Give examples of longitudinal waves in everyday life. Visual representation allows students to understand abstract concepts better. 15 min 11 . Introducing wave terms to the students. • Stop the music when the student with the yellow construction paper is at his highest point. Introduce the idea of crests to the students. period • Get another 10 students to play the wave game. trough. For longitudinal waves. Synchronise the wave using some music. frequency and period to the students. the direction of vibration is along the direction of the propagation of the waves. This time give one of the students a yellow construction paper instead of a red construction paper. Introduce the idea of troughs to the students. wavelength. frequency. Ask the students to observe that there are areas where the spring appears more compressed than other areas. Show PowerPoint slides explaining the definition of a longitudinal wave. Introducing crest. trough.Time Frame • • • Activities wave. amplitude and wavelength. show video clip of candle flame flickering vigorously due to sound blasting from a loud speaker) Resources Rationale • 5 min Review Questions PowerPoint • Ask students some simple question to Slides test whether they can compare and distinguish transverse and longitudinal waves. Introduce concept of compressions and rarefactions. • For relationship between frequency Construction Paper Music Clip PowerPoint Slides Handout B Optional: Flash Animation Reinforce and assess students’ understanding of the concepts involved. • Using PowerPoint slides to introduce definitions of crest. • Ask the students to freeze in their positions when you stop playing the music. • Stop the music when the student with the yellow construction paper is at his lowest point. amplitude. Example: sound (if there is time.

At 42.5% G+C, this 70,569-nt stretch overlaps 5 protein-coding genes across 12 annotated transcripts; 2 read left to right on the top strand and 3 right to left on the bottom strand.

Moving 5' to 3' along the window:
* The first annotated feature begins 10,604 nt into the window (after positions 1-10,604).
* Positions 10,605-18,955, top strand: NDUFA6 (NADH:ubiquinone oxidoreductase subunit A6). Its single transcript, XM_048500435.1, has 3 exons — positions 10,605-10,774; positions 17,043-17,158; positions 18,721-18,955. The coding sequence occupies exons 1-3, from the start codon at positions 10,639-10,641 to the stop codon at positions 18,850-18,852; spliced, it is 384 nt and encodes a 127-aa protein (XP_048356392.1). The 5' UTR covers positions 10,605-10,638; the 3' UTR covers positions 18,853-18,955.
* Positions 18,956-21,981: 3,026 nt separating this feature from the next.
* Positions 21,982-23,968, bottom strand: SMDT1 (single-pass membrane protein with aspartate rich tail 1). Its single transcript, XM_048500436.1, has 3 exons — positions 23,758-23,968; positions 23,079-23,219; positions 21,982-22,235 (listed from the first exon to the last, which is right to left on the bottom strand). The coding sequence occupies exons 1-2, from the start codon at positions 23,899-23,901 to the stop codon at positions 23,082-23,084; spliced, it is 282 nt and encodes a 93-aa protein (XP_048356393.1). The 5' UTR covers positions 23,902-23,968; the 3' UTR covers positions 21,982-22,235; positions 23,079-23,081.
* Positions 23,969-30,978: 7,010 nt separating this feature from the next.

Ask why this occurs. We even hear the spaceship firing lasers at one another. (If there is time. Thinking questions to set the students to inquire more into the subject 12 . But it is not critical as it will be covered in the next lesson) Reinforce students’ understanding of wave terms 5 min Lesson Closure Notes • Summarise the concepts taught using the concept map. and see the effect on the wave) Resources Rationale Get students discover implications of T=1/f via induction. amplitude and frequency. 5 min Review Questions on wave terms PowerPoint • Using PowerPoint. Help the students focus on the essentials. ask the students to do handout 2 and observe the trend that frequency increases as period decrease. show flash animation on wave terms. • Pose the following questions to the students to think through before the next lesson  Why don't incoming ocean waves bring more water on to the shore until the beach is completely submerged?  In space films. we often hear the sound of the engine of the spaceship as the zoom past each other in outer space. ask questions Slides regarding the wave terms to reinforce the students’ understanding of the wave terms. (If there is time. They are to fill up the blank spaces in their notes. What are your thoughts concerning this?  How will the motion of water waves change as they move from deep to shallow water? How about from shallow to deep water? Refresh the students’ memory concerning the concepts taught in the lesson. Students can vary wave length. introduce the concept of wave speed and a derivation of the wave equation.Time Frame Activities and period.